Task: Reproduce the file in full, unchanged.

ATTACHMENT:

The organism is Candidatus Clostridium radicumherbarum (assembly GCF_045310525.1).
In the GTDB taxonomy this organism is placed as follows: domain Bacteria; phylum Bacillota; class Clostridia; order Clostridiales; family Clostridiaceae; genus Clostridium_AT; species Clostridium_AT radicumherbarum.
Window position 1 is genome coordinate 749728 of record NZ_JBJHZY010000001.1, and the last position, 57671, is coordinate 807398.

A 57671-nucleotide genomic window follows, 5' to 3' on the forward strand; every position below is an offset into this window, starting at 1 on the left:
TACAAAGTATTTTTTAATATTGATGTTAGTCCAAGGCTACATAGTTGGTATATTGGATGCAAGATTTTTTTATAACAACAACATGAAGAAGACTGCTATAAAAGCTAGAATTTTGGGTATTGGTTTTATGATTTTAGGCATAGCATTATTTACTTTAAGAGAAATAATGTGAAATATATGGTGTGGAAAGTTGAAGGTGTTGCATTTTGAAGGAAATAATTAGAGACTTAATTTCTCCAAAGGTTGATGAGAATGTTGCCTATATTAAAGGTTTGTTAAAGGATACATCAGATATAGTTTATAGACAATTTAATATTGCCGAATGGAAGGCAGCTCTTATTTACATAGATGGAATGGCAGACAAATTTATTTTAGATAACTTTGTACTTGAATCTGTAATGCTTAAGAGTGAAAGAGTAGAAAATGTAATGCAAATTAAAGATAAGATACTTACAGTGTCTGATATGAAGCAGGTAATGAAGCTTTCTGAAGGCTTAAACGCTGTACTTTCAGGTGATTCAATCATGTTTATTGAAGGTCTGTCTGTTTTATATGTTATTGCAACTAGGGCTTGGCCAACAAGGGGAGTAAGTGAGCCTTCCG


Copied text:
The organism is Candidatus Clostridium radicumherbarum (assembly GCF_045310525.1).
In the GTDB taxonomy this organism is placed as follows: domain Bacteria; phylum Bacillota; class Clostridia; order Clostridiales; family Clostridiaceae; genus Clostridium_AT; species Clostridium_AT radicumherbarum.
Window position 1 is genome coordinate 749728 of record NZ_JBJHZY010000001.1, and the last position, 57671, is coordinate 807398.

A 57671-nucleotide genomic window follows, 5' to 3' on the forward strand; every position below is an offset into this window, starting at 1 on the left:
TACAAAGTATTTTTTAATATTGATGTTAGTCCAAGGCTACATAGTTGGTATATTGGATGCAAGATTTTTTTATAACAACAACATGAAGAAGACTGCTATAAAAGCTAGAATTTTGGGTATTGGTTTTATGATTTTAGGCATAGCATTATTTACTTTAAGAGAAATAATGTGAAATATATGGTGTGGAAAGTTGAAGGTGTTGCATTTTGAAGGAAATAATTAGAGACTTAATTTCTCCAAAGGTTGATGAGAATGTTGCCTATATTAAAGGTTTGTTAAAGGATACATCAGATATAGTTTATAGACAATTTAATATTGCCGAATGGAAGGCAGCTCTTATTTACATAGATGGAATGGCAGACAAATTTATTTTAGATAACTTTGTACTTGAATCTGTAATGCTTAAGAGTGAAAGAGTAGAAAATGTAATGCAAATTAAAGATAAGATACTTACAGTGTCTGATATGAAGCAGGTAATGAAGCTTTCTGAAGGCTTAAACGCTGTACTTTCAGGTGATTCAATCATGTTTATTGAAGGTCTGTCTGTTTTATATGTTATTGCAACTAGGGCTTGGCCAACAAGGGGAGTAAGTGAGCCTTCCG